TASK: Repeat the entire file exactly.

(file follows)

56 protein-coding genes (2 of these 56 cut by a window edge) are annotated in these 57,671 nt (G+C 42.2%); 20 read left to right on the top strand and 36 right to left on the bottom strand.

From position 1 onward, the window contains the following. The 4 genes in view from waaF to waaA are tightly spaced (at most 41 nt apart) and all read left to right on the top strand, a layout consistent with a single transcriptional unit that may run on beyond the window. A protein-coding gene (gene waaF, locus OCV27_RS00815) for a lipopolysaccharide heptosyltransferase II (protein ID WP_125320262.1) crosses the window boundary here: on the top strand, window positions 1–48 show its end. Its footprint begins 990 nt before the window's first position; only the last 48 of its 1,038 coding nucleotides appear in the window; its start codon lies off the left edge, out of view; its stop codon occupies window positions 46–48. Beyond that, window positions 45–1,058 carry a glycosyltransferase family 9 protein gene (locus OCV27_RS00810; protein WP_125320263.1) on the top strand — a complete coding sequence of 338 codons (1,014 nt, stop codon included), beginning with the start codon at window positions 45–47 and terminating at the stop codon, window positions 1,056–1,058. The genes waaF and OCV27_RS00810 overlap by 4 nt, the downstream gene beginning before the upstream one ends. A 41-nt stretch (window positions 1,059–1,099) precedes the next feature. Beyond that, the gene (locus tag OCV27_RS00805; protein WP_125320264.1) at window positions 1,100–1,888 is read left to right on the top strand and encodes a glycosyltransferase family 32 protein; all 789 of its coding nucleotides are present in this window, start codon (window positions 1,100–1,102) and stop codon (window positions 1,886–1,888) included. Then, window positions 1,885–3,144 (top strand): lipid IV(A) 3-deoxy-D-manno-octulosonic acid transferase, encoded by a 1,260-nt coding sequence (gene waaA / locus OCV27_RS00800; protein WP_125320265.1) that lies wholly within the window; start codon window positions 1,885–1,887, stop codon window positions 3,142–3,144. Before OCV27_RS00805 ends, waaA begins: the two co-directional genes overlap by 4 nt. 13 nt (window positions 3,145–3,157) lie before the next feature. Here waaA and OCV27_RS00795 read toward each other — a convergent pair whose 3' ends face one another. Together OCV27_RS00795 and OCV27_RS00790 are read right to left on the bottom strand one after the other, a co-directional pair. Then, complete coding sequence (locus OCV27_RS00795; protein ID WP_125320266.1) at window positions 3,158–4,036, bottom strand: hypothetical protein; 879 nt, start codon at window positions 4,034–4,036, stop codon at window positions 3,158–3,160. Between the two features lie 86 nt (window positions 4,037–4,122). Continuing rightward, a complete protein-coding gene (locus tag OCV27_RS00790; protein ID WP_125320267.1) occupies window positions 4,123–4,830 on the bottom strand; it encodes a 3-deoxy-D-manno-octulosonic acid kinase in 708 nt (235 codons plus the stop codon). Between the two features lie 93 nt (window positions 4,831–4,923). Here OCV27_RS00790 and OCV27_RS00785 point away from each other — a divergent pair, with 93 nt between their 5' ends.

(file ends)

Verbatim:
56 protein-coding genes (2 of these 56 cut by a window edge) are annotated in these 57,671 nt (G+C 42.2%); 20 read left to right on the top strand and 36 right to left on the bottom strand.

From position 1 onward, the window contains the following. The 4 genes in view from waaF to waaA are tightly spaced (at most 41 nt apart) and all read left to right on the top strand, a layout consistent with a single transcriptional unit that may run on beyond the window. A protein-coding gene (gene waaF, locus OCV27_RS00815) for a lipopolysaccharide heptosyltransferase II (protein ID WP_125320262.1) crosses the window boundary here: on the top strand, window positions 1–48 show its end. Its footprint begins 990 nt before the window's first position; only the last 48 of its 1,038 coding nucleotides appear in the window; its start codon lies off the left edge, out of view; its stop codon occupies window positions 46–48. Beyond that, window positions 45–1,058 carry a glycosyltransferase family 9 protein gene (locus OCV27_RS00810; protein WP_125320263.1) on the top strand — a complete coding sequence of 338 codons (1,014 nt, stop codon included), beginning with the start codon at window positions 45–47 and terminating at the stop codon, window positions 1,056–1,058. The genes waaF and OCV27_RS00810 overlap by 4 nt, the downstream gene beginning before the upstream one ends. A 41-nt stretch (window positions 1,059–1,099) precedes the next feature. Beyond that, the gene (locus tag OCV27_RS00805; protein WP_125320264.1) at window positions 1,100–1,888 is read left to right on the top strand and encodes a glycosyltransferase family 32 protein; all 789 of its coding nucleotides are present in this window, start codon (window positions 1,100–1,102) and stop codon (window positions 1,886–1,888) included. Then, window positions 1,885–3,144 (top strand): lipid IV(A) 3-deoxy-D-manno-octulosonic acid transferase, encoded by a 1,260-nt coding sequence (gene waaA / locus OCV27_RS00800; protein WP_125320265.1) that lies wholly within the window; start codon window positions 1,885–1,887, stop codon window positions 3,142–3,144. Before OCV27_RS00805 ends, waaA begins: the two co-directional genes overlap by 4 nt. 13 nt (window positions 3,145–3,157) lie before the next feature. Here waaA and OCV27_RS00795 read toward each other — a convergent pair whose 3' ends face one another. Together OCV27_RS00795 and OCV27_RS00790 are read right to left on the bottom strand one after the other, a co-directional pair. Then, complete coding sequence (locus OCV27_RS00795; protein ID WP_125320266.1) at window positions 3,158–4,036, bottom strand: hypothetical protein; 879 nt, start codon at window positions 4,034–4,036, stop codon at window positions 3,158–3,160. Between the two features lie 86 nt (window positions 4,037–4,122). Continuing rightward, a complete protein-coding gene (locus tag OCV27_RS00790; protein ID WP_125320267.1) occupies window positions 4,123–4,830 on the bottom strand; it encodes a 3-deoxy-D-manno-octulosonic acid kinase in 708 nt (235 codons plus the stop codon). Between the two features lie 93 nt (window positions 4,831–4,923). Here OCV27_RS00790 and OCV27_RS00785 point away from each other — a divergent pair, with 93 nt between their 5' ends.